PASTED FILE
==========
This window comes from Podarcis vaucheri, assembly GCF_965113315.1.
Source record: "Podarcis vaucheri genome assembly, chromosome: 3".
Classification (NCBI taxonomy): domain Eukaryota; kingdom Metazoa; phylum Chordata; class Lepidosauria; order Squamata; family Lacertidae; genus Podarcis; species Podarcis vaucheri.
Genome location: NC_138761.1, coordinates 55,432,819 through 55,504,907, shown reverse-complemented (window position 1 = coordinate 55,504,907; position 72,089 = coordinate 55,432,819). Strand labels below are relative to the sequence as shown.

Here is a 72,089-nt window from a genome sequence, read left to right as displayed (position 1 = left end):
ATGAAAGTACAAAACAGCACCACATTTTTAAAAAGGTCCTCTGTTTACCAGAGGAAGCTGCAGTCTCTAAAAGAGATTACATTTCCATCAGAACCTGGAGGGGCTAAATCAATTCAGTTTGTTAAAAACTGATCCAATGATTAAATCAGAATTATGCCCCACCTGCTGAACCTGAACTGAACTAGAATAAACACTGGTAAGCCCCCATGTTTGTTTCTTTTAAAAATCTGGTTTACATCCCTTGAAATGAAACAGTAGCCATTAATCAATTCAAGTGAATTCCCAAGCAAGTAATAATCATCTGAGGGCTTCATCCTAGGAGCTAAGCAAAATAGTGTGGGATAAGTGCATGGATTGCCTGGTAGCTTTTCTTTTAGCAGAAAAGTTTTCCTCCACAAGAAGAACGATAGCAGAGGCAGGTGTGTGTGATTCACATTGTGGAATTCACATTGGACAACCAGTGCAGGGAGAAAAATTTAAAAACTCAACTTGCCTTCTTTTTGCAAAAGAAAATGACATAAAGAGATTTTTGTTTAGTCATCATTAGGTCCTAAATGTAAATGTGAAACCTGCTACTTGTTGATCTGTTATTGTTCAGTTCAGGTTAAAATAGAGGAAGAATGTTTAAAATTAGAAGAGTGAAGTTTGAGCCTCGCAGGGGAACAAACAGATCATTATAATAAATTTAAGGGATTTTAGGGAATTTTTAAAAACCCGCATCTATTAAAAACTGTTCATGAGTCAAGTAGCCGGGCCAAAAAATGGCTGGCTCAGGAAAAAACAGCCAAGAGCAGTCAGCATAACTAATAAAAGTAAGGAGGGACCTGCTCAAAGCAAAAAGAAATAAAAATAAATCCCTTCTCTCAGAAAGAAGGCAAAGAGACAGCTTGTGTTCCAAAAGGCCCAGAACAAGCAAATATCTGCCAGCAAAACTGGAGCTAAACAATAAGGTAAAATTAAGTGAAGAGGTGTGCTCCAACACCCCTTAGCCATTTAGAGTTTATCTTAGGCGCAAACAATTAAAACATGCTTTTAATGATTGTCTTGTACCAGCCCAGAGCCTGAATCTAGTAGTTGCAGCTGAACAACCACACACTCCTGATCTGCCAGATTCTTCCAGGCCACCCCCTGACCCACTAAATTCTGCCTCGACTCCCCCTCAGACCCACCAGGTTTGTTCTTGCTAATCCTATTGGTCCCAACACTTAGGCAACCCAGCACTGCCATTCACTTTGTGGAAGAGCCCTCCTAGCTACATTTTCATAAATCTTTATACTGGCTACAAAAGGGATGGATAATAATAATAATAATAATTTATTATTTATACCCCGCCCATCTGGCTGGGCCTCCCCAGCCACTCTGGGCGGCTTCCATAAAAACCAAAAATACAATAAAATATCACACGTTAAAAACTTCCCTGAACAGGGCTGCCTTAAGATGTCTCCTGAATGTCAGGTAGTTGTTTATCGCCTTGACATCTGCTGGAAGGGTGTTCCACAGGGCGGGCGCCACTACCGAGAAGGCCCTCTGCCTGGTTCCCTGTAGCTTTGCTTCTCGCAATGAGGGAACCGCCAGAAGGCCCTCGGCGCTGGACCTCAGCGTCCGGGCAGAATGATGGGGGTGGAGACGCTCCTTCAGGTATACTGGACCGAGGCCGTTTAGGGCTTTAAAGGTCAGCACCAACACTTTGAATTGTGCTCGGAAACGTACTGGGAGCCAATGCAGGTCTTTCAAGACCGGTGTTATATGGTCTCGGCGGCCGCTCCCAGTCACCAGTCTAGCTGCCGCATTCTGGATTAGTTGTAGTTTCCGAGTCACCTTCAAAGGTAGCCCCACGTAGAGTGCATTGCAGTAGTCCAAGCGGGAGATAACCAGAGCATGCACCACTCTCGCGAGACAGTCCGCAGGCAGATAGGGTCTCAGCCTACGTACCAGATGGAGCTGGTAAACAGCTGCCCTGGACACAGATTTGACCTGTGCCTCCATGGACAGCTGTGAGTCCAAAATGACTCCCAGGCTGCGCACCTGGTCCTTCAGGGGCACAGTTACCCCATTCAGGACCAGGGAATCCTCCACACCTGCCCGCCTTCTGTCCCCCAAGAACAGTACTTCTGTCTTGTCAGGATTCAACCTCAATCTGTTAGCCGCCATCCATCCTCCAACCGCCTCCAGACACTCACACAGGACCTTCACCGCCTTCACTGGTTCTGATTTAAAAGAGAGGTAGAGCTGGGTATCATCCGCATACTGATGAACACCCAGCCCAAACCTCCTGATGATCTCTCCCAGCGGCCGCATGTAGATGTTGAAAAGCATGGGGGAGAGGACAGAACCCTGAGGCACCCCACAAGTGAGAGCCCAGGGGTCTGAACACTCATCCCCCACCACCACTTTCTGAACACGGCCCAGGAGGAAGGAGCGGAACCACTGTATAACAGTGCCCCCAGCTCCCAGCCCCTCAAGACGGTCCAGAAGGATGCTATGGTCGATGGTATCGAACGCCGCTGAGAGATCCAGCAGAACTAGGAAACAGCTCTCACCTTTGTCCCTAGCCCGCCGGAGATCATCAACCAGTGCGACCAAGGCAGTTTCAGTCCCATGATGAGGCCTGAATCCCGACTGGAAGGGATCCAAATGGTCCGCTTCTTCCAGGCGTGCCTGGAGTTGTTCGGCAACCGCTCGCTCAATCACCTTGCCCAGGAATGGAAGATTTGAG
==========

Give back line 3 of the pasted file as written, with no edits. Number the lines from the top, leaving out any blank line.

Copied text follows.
Classification (NCBI taxonomy): domain Eukaryota; kingdom Metazoa; phylum Chordata; class Lepidosauria; order Squamata; family Lacertidae; genus Podarcis; species Podarcis vaucheri.